Well, maybe not one of those items.
I want you to grab a piece of paper and load up the front page of your site in a browser. Zoom in so you can really see it up close and personal.
Title the first list “Front Page” and start counting every design element, navigation block, text blog, every widget, call to action, and graphic you can see on the front page of the site. Inside and around the content.
Don’t count words. Count visuals. What catches your eye. For multiple post pageviews, count each post. Add it to the list.
If your site has a static front page, when you are done, move to the blog page and title a column “Blog” and start counting.
If you feel creative, instead of making a list, print out each pageview and number each visual element. Note that not all graphic design elements on a web page will print, so your print version may look different from the browser view.
One you have your list, group like items together. You may have one element in multiple groups.
For example, in my article, “Blog Exercises: To Comment or Not to Comment,” I came up with the following totals.
- Logos: 4
- Badges: 14
- Social Icons: 13
- Navigation blocks/lists: 11
- Calls to Action: 22
- Graphic Design Elements: 30
- Lists: 10
- Posts: 1
- Headings: 11
Here is a breakdown of how I counted all the pieces.
- Logos: I counted my main logo, the two Blog Exercises logo/badges, and my signature as logos as they represent my site’s identity.
- Badges: Badges are the logo-like badges I use to promote article topics and series such as Blog Exercises and the various article series in my sidebar.
- Social Icons: There are social media icons in the sidebar, signature, and feeds in my sidebar. The social media icons at the bottom of my posts were not counted. I’ve designed them to sit under a drop down menu, so the menu item got one point in my score card list as the icons aren’t visible by default.
- Navigation Blocks: Navigation blocks on my site consist of the list of Pages and key information in the sidebar, the various nav lists in the sidebar including categories and links to popular posts, etc., and the list of categories and tags at the bottom of the post in the post meta data section, and the list of related posts in the post content.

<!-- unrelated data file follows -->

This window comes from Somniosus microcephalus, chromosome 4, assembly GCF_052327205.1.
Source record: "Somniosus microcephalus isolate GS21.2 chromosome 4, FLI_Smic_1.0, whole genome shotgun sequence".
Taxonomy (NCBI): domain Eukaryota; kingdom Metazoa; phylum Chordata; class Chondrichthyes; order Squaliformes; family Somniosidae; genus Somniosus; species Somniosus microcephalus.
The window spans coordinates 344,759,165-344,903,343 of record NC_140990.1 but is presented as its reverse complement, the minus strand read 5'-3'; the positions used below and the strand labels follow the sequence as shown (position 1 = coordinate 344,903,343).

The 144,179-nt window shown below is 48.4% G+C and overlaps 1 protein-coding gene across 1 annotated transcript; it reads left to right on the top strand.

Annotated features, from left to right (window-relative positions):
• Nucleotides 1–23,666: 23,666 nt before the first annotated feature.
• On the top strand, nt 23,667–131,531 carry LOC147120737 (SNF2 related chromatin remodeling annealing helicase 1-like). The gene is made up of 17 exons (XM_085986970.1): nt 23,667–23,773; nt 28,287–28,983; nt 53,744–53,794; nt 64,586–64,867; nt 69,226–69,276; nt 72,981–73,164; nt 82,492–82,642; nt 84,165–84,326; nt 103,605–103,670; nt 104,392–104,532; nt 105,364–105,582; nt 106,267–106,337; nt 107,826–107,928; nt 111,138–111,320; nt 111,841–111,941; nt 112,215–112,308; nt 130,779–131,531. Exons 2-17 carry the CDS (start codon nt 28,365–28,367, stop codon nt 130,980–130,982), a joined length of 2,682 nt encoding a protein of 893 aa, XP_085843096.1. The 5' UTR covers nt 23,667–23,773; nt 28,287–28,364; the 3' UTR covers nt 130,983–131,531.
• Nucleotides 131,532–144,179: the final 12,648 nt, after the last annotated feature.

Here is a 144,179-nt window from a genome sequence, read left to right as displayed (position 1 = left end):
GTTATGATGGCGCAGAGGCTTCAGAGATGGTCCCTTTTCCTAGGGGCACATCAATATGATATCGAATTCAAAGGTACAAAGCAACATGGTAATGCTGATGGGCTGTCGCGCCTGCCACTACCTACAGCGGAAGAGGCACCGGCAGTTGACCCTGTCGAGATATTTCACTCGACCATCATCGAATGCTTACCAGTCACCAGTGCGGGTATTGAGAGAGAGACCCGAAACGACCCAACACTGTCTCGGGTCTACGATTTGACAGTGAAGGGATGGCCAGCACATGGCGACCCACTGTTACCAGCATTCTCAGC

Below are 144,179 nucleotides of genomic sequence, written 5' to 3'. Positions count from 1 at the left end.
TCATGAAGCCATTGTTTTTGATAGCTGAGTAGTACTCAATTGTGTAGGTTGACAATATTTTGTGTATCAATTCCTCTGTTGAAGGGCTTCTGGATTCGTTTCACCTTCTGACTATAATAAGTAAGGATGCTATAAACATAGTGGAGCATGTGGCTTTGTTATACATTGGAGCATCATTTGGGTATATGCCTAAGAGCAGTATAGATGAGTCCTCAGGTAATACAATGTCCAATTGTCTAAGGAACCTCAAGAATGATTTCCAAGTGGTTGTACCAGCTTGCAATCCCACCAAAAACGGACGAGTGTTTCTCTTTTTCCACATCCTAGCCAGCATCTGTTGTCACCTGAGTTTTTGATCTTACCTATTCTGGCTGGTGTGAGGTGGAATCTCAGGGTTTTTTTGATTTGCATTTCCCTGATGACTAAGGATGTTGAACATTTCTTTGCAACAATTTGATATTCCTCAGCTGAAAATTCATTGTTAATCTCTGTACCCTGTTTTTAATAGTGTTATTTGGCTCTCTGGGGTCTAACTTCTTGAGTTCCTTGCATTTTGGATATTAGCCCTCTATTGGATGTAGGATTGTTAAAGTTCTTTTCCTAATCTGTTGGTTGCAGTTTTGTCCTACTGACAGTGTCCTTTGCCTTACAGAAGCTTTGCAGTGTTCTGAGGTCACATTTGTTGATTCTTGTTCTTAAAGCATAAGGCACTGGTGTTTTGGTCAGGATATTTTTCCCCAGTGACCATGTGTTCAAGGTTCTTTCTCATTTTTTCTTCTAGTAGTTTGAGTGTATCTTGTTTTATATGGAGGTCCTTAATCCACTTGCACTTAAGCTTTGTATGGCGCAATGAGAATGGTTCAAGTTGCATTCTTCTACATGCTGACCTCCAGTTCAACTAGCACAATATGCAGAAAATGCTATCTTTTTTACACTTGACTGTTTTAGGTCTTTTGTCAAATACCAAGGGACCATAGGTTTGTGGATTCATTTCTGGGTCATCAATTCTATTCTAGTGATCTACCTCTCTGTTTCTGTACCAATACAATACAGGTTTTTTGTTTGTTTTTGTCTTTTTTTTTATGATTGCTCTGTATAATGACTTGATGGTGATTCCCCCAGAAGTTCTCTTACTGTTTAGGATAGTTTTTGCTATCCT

- Calls to Action: Calls to Action are graphic elements to encourage a reader to take action on the web page, to direct them to a specific action that rewards me, and hopefully them. The Calls to Action on that post are the Classes and Workshops and Books links, promoting my classes and books, the badges featuring article topics and series encouraging visitors to check them out, the email subscription, feed icons, social media “Reach Out and Touch Someone Social” menu, Like This, the “Thank You to Lorelle” graphic that links to my Amazon Wish List (just in case you’d like to show your appreciation for all my hard work – pain, suffering, worn to the bone blogging… ), and the incoming feeds from my other sites in the sidebar.
- Graphic Design Elements: Not including my logo, I counted 30 graphic design elements on that post. Most of these are the hurricane spiral graphic found in my headings. I also counted the blockquotes and their graphic, background teal color, and the gradient color in the content area (did you even notice that?).
- Lists: I counted only 10 lists on this post and in my design, distinctive visual blocks of information. Some of my posts have many more, so this is a number that will change depending upon the pageview.
- Posts: As this is a single post pageview, there is only one post in view.
- Headings: Headings are your post title, subtitles in your post, and the titles of sections in your sidebar. They are visual design elements, too.
I’ve done this before but this time frightened me. The numbers felt huge. I’m going to go through my site and make some serious changes soon. What about you?
Your blog exercise is to count all the visual design elements on each major pageview of your site and examine the results.
Is there a point when the count represents too many? Too few?
That’s up to you. Unless you investigate all the parts and pieces of your site, it’s hard to know how many is too many or too few.
Re-examine the purpose of your site and reason for blogging. Remember I told you that every pixel matters on your site.Every word, every graphic, every color, everything matters on your site. It conveys a message to your readers that this is the place with the answers.
Does every item on your list send that message? Does it shout or whisper? Does it work as a single message or does it need the whole crowd of design elements to sing together as a choir?
There are no right or wrong answers in this blog exercise. There is only site, and self, examination.
I’d love to hear about your score cards and your observations on the results.